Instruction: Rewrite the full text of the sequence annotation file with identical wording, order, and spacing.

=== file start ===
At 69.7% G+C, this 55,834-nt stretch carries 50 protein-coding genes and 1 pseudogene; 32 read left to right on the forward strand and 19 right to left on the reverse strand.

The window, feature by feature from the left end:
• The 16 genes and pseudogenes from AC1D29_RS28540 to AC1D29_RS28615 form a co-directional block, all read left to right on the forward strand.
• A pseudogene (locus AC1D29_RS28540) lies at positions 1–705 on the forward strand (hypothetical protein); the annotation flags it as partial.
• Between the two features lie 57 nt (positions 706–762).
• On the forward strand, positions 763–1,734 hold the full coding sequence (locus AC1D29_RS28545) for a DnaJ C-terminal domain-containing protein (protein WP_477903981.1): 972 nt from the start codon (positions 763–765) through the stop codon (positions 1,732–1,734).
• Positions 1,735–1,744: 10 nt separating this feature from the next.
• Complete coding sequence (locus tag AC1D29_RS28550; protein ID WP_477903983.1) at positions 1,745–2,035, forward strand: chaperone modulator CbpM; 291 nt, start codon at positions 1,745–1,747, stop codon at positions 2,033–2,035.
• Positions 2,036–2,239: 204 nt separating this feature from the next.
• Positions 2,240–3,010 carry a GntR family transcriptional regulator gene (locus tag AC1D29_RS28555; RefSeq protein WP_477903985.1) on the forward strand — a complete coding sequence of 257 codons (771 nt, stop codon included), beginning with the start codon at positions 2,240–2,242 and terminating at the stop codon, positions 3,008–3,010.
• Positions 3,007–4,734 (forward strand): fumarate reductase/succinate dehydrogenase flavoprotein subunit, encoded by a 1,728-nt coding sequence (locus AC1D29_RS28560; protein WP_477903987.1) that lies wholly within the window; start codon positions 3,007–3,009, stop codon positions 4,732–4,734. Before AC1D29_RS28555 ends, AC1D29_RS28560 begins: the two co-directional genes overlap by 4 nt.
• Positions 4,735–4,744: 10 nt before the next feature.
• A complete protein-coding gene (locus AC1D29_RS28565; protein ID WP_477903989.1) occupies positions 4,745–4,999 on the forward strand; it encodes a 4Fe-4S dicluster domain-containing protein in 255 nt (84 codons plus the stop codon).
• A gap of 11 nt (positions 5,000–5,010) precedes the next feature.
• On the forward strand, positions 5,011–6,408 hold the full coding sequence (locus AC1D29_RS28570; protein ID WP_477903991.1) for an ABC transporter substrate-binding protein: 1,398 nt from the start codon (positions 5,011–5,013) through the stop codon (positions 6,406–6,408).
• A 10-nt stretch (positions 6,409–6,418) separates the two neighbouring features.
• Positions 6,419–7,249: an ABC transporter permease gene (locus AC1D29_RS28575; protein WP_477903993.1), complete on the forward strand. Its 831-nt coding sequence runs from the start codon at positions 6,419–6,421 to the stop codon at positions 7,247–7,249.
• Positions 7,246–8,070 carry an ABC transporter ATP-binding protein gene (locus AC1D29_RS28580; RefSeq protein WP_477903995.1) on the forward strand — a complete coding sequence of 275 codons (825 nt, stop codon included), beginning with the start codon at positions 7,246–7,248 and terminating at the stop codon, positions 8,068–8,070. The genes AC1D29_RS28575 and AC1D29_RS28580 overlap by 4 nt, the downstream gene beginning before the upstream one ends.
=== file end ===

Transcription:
At 69.7% G+C, this 55,834-nt stretch carries 50 protein-coding genes and 1 pseudogene; 32 read left to right on the forward strand and 19 right to left on the reverse strand.

The window, feature by feature from the left end:
• The 16 genes and pseudogenes from AC1D29_RS28540 to AC1D29_RS28615 form a co-directional block, all read left to right on the forward strand.
• A pseudogene (locus AC1D29_RS28540) lies at positions 1–705 on the forward strand (hypothetical protein); the annotation flags it as partial.
• Between the two features lie 57 nt (positions 706–762).
• On the forward strand, positions 763–1,734 hold the full coding sequence (locus AC1D29_RS28545) for a DnaJ C-terminal domain-containing protein (protein WP_477903981.1): 972 nt from the start codon (positions 763–765) through the stop codon (positions 1,732–1,734).
• Positions 1,735–1,744: 10 nt separating this feature from the next.
• Complete coding sequence (locus tag AC1D29_RS28550; protein ID WP_477903983.1) at positions 1,745–2,035, forward strand: chaperone modulator CbpM; 291 nt, start codon at positions 1,745–1,747, stop codon at positions 2,033–2,035.
• Positions 2,036–2,239: 204 nt separating this feature from the next.
• Positions 2,240–3,010 carry a GntR family transcriptional regulator gene (locus tag AC1D29_RS28555; RefSeq protein WP_477903985.1) on the forward strand — a complete coding sequence of 257 codons (771 nt, stop codon included), beginning with the start codon at positions 2,240–2,242 and terminating at the stop codon, positions 3,008–3,010.
• Positions 3,007–4,734 (forward strand): fumarate reductase/succinate dehydrogenase flavoprotein subunit, encoded by a 1,728-nt coding sequence (locus AC1D29_RS28560; protein WP_477903987.1) that lies wholly within the window; start codon positions 3,007–3,009, stop codon positions 4,732–4,734. Before AC1D29_RS28555 ends, AC1D29_RS28560 begins: the two co-directional genes overlap by 4 nt.
• Positions 4,735–4,744: 10 nt before the next feature.
• A complete protein-coding gene (locus AC1D29_RS28565; protein ID WP_477903989.1) occupies positions 4,745–4,999 on the forward strand; it encodes a 4Fe-4S dicluster domain-containing protein in 255 nt (84 codons plus the stop codon).
• A gap of 11 nt (positions 5,000–5,010) precedes the next feature.
• On the forward strand, positions 5,011–6,408 hold the full coding sequence (locus AC1D29_RS28570; protein ID WP_477903991.1) for an ABC transporter substrate-binding protein: 1,398 nt from the start codon (positions 5,011–5,013) through the stop codon (positions 6,406–6,408).
• A 10-nt stretch (positions 6,409–6,418) separates the two neighbouring features.
• Positions 6,419–7,249: an ABC transporter permease gene (locus AC1D29_RS28575; protein WP_477903993.1), complete on the forward strand. Its 831-nt coding sequence runs from the start codon at positions 6,419–6,421 to the stop codon at positions 7,247–7,249.
• Positions 7,246–8,070 carry an ABC transporter ATP-binding protein gene (locus AC1D29_RS28580; RefSeq protein WP_477903995.1) on the forward strand — a complete coding sequence of 275 codons (825 nt, stop codon included), beginning with the start codon at positions 7,246–7,248 and terminating at the stop codon, positions 8,068–8,070. The genes AC1D29_RS28575 and AC1D29_RS28580 overlap by 4 nt, the downstream gene beginning before the upstream one ends.